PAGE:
Light my fire.
The re creation of fire in modelling is a tricky subject and indeed is open to all forms of interpretation.
The basics of combustion are oxygen, fuel and an ignition source. Once the fire has seeded it, given enough fuel, it will grow and devour everything unless checked.
The initial result is generally large volumes of smoke, but, as the heat increases, the smoke becomes less and the flames more prominent.
Volumes of smoke can be created with cotton wool.
My method, as suggested by Der Feldmarschall is to warm the cotton and tease it into strands. Less is more here as smoke, unless you are burning oil / tyres etc is generally white/ grey and too much will look like cotton wool.
I use unravelled picture wire to make a thin armature onto which the wool can be placed or threaded. If you use a modelling spray dye this can colour your pall as you wish. Flecks of red and yellow paint add drama representing the licking flames.
For Ligny, the wonderful wife also suggested battery operated tea lights inside the buildings. These were very effective with the smoke billowing.
Our railway modelling friends use oil burners in various systems which provide scale chimney smoke and look fantastic.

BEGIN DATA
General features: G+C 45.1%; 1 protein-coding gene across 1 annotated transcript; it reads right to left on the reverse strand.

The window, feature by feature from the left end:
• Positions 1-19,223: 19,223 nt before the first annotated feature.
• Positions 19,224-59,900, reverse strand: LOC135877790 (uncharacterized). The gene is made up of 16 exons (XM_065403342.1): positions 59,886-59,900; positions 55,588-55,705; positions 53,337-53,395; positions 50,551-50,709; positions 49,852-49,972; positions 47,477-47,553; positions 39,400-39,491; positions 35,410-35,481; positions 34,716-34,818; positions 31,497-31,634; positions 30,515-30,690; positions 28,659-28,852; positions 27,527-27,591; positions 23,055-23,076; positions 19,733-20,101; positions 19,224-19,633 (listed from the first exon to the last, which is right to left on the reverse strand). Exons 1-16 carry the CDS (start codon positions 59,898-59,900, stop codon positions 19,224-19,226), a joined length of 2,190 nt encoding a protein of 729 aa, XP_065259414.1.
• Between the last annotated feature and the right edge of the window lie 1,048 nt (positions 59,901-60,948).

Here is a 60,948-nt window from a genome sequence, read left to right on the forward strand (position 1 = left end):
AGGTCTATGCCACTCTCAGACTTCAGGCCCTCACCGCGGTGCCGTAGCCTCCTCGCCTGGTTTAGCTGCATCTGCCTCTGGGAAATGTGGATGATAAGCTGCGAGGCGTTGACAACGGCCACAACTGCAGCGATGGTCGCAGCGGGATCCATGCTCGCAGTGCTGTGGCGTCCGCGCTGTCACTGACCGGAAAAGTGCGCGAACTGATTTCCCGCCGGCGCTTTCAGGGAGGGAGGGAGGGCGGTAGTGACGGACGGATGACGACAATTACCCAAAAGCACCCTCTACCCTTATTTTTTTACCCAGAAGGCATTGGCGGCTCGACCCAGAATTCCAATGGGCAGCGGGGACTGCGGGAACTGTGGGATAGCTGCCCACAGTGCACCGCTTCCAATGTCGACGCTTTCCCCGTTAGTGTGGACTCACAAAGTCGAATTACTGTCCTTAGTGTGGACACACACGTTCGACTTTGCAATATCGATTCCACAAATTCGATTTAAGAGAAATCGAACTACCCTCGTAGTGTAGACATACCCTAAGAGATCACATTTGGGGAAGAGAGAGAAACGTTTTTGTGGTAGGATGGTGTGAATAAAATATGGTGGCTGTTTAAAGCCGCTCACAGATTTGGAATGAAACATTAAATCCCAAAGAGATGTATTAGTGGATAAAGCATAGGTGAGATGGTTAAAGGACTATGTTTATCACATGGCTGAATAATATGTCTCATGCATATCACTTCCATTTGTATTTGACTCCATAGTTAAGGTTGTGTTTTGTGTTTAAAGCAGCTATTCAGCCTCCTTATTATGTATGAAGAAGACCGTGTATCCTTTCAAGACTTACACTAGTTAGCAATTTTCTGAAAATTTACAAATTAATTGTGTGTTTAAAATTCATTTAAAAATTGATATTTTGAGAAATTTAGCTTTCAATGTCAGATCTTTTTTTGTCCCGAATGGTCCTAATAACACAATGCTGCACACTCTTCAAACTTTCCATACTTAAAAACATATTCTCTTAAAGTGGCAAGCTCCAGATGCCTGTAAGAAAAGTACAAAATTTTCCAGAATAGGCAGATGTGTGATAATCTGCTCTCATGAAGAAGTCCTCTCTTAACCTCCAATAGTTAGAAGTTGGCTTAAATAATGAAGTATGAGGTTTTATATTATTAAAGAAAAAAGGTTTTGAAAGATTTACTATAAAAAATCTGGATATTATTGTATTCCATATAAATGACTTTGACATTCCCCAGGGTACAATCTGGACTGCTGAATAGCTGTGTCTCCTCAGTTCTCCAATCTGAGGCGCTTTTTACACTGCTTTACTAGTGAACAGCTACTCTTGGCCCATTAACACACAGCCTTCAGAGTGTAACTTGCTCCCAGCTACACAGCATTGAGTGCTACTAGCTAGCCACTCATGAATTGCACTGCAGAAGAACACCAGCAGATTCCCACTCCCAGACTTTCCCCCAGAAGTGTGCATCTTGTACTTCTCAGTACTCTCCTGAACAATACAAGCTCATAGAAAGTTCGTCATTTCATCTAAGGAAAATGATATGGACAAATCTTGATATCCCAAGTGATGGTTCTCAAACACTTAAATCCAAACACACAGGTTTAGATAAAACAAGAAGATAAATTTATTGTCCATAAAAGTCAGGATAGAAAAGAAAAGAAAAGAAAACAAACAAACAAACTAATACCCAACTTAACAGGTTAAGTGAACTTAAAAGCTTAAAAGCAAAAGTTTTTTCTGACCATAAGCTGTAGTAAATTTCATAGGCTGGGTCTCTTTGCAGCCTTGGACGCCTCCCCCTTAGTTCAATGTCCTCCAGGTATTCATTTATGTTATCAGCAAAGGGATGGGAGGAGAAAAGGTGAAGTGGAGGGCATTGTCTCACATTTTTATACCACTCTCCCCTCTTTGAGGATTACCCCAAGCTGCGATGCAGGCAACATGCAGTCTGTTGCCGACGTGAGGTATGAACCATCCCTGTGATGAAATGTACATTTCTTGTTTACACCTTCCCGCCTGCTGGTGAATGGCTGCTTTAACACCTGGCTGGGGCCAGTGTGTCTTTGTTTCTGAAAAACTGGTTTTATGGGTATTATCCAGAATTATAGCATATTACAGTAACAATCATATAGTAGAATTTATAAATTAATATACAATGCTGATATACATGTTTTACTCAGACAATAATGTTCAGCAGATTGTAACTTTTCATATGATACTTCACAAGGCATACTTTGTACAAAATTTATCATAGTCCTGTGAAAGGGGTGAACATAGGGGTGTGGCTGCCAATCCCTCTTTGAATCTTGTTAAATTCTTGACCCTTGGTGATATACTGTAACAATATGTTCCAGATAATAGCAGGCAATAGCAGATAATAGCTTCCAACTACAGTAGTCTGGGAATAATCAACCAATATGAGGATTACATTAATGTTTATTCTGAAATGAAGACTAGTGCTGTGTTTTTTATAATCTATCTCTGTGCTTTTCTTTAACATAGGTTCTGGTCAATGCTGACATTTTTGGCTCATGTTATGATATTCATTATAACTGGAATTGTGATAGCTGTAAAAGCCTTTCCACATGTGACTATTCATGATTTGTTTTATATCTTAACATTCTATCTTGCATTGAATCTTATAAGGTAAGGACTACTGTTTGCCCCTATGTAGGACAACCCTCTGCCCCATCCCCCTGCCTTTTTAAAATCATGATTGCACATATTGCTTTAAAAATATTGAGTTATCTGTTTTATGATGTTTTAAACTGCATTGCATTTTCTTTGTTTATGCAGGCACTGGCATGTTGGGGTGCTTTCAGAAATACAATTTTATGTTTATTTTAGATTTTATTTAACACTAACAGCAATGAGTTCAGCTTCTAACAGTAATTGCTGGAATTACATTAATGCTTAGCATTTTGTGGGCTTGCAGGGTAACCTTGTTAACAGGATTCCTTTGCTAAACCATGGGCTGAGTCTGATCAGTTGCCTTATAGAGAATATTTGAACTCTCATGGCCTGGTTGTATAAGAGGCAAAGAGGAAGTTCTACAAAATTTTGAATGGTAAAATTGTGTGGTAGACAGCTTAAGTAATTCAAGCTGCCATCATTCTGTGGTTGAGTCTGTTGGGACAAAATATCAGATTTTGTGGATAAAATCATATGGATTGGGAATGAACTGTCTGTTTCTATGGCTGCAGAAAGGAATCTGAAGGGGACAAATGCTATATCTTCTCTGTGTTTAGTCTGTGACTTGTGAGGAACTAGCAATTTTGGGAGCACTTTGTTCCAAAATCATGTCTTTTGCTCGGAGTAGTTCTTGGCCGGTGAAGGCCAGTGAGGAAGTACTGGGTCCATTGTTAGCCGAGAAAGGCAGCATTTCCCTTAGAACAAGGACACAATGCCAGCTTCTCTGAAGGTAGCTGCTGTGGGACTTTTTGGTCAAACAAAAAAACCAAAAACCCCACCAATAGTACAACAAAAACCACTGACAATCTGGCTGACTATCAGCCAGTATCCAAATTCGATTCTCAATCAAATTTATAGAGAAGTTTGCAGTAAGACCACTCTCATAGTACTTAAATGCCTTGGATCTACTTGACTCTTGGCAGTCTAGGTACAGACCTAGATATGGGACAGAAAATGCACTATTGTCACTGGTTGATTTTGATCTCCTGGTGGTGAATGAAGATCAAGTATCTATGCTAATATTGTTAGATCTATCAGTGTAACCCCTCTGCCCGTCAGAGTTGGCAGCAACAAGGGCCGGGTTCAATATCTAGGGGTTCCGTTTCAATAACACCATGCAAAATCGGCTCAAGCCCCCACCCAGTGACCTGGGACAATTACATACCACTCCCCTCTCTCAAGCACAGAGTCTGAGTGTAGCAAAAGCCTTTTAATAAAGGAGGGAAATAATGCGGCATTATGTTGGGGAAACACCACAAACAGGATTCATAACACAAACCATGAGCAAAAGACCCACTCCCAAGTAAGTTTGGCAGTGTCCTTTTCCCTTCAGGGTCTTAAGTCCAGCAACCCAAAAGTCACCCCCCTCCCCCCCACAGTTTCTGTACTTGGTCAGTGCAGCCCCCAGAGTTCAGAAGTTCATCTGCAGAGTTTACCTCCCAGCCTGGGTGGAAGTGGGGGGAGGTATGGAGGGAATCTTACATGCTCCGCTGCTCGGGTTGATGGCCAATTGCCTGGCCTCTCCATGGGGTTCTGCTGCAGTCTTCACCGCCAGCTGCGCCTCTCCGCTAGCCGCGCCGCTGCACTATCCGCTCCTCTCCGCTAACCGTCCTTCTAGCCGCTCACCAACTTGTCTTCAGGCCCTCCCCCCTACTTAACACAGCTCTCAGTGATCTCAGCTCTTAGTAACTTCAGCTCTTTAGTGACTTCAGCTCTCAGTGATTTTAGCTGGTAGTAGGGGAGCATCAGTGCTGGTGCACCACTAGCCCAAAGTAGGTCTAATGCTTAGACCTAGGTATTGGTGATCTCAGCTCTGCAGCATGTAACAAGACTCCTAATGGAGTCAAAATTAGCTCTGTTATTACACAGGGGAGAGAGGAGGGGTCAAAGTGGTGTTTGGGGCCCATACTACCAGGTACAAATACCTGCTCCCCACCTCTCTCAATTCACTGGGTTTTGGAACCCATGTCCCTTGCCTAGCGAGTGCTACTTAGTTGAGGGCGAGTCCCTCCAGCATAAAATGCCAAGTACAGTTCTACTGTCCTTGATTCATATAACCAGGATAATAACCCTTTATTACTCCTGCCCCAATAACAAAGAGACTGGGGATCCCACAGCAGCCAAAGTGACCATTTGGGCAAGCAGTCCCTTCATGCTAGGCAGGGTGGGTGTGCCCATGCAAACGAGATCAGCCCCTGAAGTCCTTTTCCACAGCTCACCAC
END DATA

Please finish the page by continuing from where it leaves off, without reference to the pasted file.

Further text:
Something like these would look good positioned in a knocked out tank I think.
I have also used real fire to good effect but of course precautions are required including a full watering can.
Flames can easily get excited and ignore the scale you seek.
I use, if not destroying a building on purpose, a ‘burner’ made of several sheets of silver paper. These together with small amounts of broken up fire lighters allow a controlled burn.
Considerations when taking photographs is the amount of light generated can bleach the picture and also throw unwanted shadows.
However, when the elements come together the results can be pleasing.
Happy modelling and be careful!
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